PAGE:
While there is no formal program to promote and facilitate senior volunteering in Lebanon, there are a number of exemplary volunteer programs that engage senior volunteers. Here we feature four of them. It is notable that the first three are managed by people who have grown into the status of senior volunteers, but started the programs before they became “seniors.”

Children’s Cancer Center of Lebanon

Christiane Makarem started volunteering at CCCL in 2002, and within a few months she was asked by the board to head the volunteer program. Most of CCCL’s short-term volunteers are students from AUB and local high schools serving a three-month term. In contrast, most of the long-term volunteers are seniors. The volunteer program arranges for retired teachers to provide one-on-one tutoring to children who cannot go to school during their cancer treatment because their immune system is weakened. Other senior volunteers provide delicious HOMEmade cakes and desserts that fit the nutritional needs of the children for special events at the center. And three of the senior volunteers are currently doing regular art activities with the children.

Paradis d’Enfants

Paradis d’Enfants is an association that runs three quality non-profit primary schools in Ghadir, Ghosta, and Haret Sakher for elementary school students in Kisrwan who cannot afford to attend private schools. The association was established by volunteers in 1997, and, since then, volunteers have played an important role in its schools. Its director, Maritta Frem, shared with me the story of the association’s two oldest senior volunteers:

Marie Charlotte Khoueiry, 81 years old, has been a volunteer for the past 17 years. She started volunteering after the death of her husband and her only son and after her daughters had traveled and married in America. She volunteers three days a week for two of the schools, helping the children with their school activities as well as helping the administrative staff. As she explains, volunteering taught her the love of children and deepened her affection and respect for others. She credits volunteering with saving her from despair.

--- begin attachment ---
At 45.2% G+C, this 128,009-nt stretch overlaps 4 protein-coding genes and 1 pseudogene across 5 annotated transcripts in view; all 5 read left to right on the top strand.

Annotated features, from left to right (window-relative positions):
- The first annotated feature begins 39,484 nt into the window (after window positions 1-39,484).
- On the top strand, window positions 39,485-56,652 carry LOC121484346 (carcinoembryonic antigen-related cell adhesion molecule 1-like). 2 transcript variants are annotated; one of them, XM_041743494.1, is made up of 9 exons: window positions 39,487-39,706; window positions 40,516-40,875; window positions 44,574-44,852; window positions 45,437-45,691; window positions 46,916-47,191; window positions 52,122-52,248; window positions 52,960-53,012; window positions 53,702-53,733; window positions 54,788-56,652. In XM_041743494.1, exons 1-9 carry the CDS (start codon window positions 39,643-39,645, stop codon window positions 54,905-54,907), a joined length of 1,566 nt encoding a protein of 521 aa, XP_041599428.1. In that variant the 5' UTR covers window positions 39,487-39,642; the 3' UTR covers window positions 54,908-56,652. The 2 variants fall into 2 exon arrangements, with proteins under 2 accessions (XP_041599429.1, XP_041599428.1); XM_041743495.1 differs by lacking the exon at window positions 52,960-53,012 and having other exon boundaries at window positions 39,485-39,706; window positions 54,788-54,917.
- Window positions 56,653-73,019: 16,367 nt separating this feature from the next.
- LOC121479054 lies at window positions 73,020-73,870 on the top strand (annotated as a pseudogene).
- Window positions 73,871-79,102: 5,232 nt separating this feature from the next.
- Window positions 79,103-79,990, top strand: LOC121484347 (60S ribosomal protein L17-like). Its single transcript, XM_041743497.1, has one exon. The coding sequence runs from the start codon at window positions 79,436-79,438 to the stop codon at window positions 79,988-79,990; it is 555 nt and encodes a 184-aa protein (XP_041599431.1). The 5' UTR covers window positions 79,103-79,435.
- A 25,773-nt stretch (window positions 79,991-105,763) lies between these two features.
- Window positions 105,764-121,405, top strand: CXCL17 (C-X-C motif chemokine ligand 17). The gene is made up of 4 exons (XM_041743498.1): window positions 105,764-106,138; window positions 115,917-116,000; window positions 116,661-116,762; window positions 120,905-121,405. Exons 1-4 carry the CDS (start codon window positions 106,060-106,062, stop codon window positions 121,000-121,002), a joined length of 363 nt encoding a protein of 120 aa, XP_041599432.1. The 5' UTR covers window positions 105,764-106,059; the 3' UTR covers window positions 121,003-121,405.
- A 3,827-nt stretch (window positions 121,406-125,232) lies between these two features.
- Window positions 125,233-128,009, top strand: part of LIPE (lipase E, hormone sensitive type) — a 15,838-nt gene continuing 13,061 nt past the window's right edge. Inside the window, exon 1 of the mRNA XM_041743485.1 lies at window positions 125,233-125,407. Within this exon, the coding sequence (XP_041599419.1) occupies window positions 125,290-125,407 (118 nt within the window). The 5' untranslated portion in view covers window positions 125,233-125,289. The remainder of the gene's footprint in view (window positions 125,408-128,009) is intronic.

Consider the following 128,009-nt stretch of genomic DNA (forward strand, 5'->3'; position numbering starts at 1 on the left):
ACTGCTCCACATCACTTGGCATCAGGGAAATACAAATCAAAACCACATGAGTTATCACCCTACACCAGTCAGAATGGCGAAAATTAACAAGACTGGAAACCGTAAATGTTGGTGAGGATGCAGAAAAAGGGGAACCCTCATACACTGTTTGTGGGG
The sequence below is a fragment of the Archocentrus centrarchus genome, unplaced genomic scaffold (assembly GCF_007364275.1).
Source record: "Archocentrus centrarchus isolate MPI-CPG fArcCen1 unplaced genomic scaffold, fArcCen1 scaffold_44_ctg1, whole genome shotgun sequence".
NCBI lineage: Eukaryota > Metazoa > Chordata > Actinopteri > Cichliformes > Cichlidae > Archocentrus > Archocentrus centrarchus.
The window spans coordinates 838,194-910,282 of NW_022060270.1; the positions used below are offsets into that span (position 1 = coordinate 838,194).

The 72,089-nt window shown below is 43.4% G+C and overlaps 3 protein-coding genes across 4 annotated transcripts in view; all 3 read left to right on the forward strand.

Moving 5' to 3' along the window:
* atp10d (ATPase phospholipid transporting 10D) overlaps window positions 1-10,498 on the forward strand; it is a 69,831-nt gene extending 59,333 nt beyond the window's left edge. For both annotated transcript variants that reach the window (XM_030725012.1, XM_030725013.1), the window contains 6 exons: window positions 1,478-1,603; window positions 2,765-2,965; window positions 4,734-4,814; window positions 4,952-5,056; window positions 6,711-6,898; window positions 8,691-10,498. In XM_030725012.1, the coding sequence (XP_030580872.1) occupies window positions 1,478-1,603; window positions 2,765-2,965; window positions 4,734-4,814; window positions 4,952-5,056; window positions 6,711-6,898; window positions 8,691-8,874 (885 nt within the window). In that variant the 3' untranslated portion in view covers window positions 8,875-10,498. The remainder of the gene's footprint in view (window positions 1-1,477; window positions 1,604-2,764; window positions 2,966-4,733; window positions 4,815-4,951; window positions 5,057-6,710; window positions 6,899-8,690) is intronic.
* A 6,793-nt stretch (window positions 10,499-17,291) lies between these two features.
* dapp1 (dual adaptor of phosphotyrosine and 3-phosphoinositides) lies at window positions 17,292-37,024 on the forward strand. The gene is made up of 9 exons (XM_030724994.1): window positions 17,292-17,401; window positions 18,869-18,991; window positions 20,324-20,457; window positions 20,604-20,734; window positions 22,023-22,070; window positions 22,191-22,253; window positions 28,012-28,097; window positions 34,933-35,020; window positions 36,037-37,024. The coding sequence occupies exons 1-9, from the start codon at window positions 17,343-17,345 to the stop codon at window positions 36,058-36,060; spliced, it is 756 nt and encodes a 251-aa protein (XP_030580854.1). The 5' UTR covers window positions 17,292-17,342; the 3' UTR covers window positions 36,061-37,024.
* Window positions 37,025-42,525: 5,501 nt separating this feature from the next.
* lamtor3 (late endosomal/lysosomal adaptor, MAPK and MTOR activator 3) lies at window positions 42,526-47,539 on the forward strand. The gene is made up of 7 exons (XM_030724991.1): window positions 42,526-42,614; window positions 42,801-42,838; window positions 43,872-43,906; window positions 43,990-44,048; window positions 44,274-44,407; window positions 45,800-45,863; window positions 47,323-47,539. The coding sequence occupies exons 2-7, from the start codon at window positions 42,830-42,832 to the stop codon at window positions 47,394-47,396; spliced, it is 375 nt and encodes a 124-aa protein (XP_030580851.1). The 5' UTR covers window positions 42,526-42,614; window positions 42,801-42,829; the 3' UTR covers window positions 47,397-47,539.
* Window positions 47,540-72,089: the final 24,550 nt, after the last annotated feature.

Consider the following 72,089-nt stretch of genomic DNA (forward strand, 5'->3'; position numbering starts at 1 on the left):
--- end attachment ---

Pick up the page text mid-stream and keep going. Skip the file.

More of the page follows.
Afaf Nakhoul is 80 years old, and has 5 children and 11 grandchildren. She has engaged in volunteering for Paradis D’Enfants for 19 years. Every Wednesday she teaches catechism to the children. She volunteers in order to feel useful and do something for others, and says that it gives her both joy and peace of mind. Knowing the great value of volunteering to herself and those she helps, she would like to help implement strategies to recognize, promote, and facilitate volunteering, especially senior volunteering.

Ain Wazein

Amal Rasamny developed a volunteer program to support the Ain Wazein elder care residential facility in Shouf in 1998. While some schools and organizations occasionally visit to do volunteer work, most of the long-term volunteers are seniors. They visit the center weekly to organize activities for the elderly – cards, backgammon, drawings, puzzles, and reading. They arrange for outings to restaurants, and organize celebrations for birthdays and holidays. And every three months they have a Mankoushi Day in the garden. All these activities are financed by fundraising activities run by the volunteers.

Informal Volunteering

A final type of senior volunteering in Lebanon deserves mention. Many seniors in the country engage in informal volunteering, helping neighbors, friends, and relatives in need. And many volunteer for formal and informal initiatives that help those less fortunate in their local communities.

Conclusions

Senior volunteers already make important contributions to Lebanese society. Could more seniors in Lebanon volunteer? Definitely. And they, too, could reap the many benefits of volunteering. Hopefully, a volunteer program focused on retired and senior volunteers can be developed in Lebanon, modeled on comparable programs worldwide. Such a program would focus on linking seniors with meaningful volunteer opportunities in organizations and institutions that appreciate their value while accommodating their special needs – for the health and well-being of the volunteers, those they serve, and society in general.

For more information:

  • Volunteering and Older Adults, Final Report, February 2013, Volunteer Canada
  • RSVP – Retired and Senior Volunteer Program (United States, United Kingdom)